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Motor Accident?

Choosing a child car seat


Choosing a suitable car seat, baby carrier or booster seat for your car involves considering many factors. The most critical factor is to ensure that the seat is suitable for the weight and height of your child.

The second most critical factor is that the seat is fitted correctly in your car. Some experts have estimated that up to 70% of all child seats are not fitted correctly and consequently will not provide the level of protection they are capable of.

Points to consider

Take your time to see whats available and before you visit the shops or go online make sure you have made a note of your childs correct height and weight. Look for independent consumer review websites that may offer in-depth safety test results.

Consider the size of the car it is to be used in. For example if you drive a two door hatch back you may want to choose a more compact design to allow you to get the seat in and out of the car more easily. If you have a four door saloon and you frequently do long journeys, there may be enough room for a larger seat that reclines and so makes your child more comfortable for sleeping.

It is not advisable for any small child or baby to travel in the front passenger seat. It can actually be dangerous if you are involved in an accident, particularly if you have a passenger airbag. If you have airbags in the rear seats, you may be able to disable the airbag functionality temporarily while the child seat is being used.

If you are looking for a seat for a baby, choose one that is rear facing - this will provide more protection for your child in a collision. Do not change to a forward-facing seat until they weigh at least 9 kgs and can sit up unaided.

When your child reaches the maximum weight for the rear facing seat or the top of the childs head is above the top of the seat, then it's time to change the seat to a larger forward facing model.

If you have any problems fitting your seat even when following the instructions carefully, it may not be suitable for your car and you should get a refund and try another model.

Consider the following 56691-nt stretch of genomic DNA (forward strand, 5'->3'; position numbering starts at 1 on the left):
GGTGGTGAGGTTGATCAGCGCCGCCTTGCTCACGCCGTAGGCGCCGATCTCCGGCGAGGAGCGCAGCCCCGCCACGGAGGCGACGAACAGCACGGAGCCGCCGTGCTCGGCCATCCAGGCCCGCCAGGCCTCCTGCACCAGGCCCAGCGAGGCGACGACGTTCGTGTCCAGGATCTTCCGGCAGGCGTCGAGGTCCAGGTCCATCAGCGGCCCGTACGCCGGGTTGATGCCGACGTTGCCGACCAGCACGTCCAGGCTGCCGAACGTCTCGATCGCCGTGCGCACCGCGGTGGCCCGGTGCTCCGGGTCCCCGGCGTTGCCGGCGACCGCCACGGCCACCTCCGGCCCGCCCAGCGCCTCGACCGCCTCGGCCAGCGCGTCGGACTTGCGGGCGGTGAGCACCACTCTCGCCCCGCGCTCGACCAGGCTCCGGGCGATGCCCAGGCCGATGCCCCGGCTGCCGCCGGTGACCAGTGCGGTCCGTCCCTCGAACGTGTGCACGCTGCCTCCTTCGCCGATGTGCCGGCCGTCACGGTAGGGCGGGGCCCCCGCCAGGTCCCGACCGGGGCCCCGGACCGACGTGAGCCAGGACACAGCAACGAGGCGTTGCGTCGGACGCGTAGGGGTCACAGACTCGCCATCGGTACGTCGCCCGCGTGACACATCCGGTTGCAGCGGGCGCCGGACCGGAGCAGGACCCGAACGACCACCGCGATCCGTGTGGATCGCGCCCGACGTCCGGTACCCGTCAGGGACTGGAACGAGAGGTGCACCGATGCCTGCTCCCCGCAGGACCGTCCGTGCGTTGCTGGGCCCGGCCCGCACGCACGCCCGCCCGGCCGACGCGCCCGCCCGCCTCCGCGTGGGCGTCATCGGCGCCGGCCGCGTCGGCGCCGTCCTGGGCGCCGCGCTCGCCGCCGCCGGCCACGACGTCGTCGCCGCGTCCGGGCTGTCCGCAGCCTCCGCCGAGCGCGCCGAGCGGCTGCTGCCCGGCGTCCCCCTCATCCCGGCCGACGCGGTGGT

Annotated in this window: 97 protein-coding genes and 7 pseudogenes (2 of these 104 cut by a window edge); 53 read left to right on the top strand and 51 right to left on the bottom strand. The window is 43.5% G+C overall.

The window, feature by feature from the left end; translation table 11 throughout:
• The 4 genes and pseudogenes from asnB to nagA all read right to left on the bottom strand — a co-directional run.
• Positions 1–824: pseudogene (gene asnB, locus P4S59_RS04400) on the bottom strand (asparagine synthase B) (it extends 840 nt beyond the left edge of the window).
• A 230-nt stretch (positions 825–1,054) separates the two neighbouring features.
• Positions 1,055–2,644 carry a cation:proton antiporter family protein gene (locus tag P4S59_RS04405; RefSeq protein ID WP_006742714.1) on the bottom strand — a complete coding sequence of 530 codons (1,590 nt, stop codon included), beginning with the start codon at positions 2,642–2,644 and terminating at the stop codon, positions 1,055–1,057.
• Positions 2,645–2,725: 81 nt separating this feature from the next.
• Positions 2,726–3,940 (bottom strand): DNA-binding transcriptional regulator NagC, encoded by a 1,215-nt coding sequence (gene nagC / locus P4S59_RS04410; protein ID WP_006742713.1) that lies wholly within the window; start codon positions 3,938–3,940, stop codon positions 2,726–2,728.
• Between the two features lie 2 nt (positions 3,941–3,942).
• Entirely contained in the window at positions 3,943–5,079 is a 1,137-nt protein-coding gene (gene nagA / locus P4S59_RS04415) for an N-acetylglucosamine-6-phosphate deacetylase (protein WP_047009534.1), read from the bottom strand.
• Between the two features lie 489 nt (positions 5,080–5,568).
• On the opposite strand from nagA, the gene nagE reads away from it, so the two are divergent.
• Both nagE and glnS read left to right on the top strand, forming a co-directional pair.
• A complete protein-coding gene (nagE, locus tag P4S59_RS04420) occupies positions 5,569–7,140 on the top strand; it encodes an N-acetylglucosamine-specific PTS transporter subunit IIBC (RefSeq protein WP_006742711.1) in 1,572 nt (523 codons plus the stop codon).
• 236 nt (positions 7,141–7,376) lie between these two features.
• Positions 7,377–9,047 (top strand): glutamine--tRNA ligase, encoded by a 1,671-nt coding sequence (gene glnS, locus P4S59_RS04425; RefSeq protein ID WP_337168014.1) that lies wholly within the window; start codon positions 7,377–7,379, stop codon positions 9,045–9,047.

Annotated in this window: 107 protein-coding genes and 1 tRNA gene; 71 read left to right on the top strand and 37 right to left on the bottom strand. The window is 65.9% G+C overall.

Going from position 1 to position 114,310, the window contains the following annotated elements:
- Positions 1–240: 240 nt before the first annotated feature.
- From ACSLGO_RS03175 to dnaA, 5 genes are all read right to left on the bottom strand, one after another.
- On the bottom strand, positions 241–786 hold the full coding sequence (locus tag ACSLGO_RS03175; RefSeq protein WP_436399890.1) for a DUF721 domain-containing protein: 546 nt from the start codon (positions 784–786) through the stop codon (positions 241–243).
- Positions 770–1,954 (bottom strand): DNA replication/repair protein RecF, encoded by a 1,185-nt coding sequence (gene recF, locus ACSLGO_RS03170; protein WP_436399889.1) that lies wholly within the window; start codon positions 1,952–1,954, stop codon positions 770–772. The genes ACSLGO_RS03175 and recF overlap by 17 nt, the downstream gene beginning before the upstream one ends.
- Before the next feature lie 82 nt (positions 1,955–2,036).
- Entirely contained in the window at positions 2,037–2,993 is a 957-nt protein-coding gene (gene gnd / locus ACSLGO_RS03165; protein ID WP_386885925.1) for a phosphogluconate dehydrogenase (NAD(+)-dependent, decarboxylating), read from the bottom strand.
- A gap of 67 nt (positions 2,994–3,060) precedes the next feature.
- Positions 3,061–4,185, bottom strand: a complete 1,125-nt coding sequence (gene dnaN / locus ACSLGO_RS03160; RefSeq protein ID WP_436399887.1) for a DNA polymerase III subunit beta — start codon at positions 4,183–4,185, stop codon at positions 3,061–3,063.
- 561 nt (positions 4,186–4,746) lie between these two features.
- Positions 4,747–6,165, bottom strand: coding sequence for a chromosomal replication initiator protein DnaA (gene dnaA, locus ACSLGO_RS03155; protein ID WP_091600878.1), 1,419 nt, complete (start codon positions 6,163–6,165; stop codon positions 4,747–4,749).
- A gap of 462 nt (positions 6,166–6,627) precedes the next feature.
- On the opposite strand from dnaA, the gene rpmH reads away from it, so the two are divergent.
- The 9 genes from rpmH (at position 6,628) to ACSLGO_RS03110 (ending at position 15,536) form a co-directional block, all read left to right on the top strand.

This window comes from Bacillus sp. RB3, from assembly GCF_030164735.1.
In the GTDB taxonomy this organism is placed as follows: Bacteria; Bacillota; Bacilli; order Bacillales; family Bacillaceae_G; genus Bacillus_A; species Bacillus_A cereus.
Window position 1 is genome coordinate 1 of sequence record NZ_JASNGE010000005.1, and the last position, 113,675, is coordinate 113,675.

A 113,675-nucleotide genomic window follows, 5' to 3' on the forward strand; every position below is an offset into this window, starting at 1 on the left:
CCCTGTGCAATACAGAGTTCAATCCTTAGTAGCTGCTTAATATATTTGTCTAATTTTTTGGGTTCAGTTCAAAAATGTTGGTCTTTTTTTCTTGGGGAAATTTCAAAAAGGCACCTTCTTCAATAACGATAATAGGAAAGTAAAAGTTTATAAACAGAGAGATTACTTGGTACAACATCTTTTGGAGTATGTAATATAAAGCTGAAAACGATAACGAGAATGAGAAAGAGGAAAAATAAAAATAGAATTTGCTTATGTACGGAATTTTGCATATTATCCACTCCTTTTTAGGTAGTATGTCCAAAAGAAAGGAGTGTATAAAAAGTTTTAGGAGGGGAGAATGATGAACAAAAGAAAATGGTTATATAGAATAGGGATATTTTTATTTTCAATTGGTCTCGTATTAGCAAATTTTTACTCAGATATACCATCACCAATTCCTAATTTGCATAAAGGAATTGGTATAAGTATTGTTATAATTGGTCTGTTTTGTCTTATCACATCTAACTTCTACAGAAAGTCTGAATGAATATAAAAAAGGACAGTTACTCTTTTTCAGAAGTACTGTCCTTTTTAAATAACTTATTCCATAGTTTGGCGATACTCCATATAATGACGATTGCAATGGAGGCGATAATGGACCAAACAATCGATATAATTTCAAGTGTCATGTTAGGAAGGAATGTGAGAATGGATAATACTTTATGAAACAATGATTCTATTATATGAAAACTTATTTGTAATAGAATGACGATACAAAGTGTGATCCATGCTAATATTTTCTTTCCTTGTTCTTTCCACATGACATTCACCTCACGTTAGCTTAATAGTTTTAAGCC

Check that the seat meets the United Nations standard Regulation ECE R44.04 (or the slightly older ECE R44.03) which was introduced at the end of June 2005. The seat and/or packaging should also display a symbol with the letter 'E' in a circle.

Avoid buying second hand car seats unless it is from someone you trust and it is no more than a few years old. Also check the make and model online for further safety test information and make sure it comes with a manual. Even if all these things seem ok, if it does not fit your car properly - don't use it.

What are ISOFIX child seats?

ISOFIX is a fixing standard for child car seats developed in conjunction with the major motor manufacturers to provide universal standard fixing points for new motor vehicles. The system was developed to create a simpler and more reliable method of attaching child seats correctly to any car.

If you have a new car or are considering buying one, you should check the manual or specifications to see if it conforms to this standard and if so choose a compatible model of child seat.

If you have been involved in a car accident that was not your fault, we can help you get a replacement vehicle, car repairs, legal assistance and injury compensation.

Please give us a call on 02392 484 244 or start your free claim enquiry online using the button below, and one of our experienced claims advisors will be happy to assist you.

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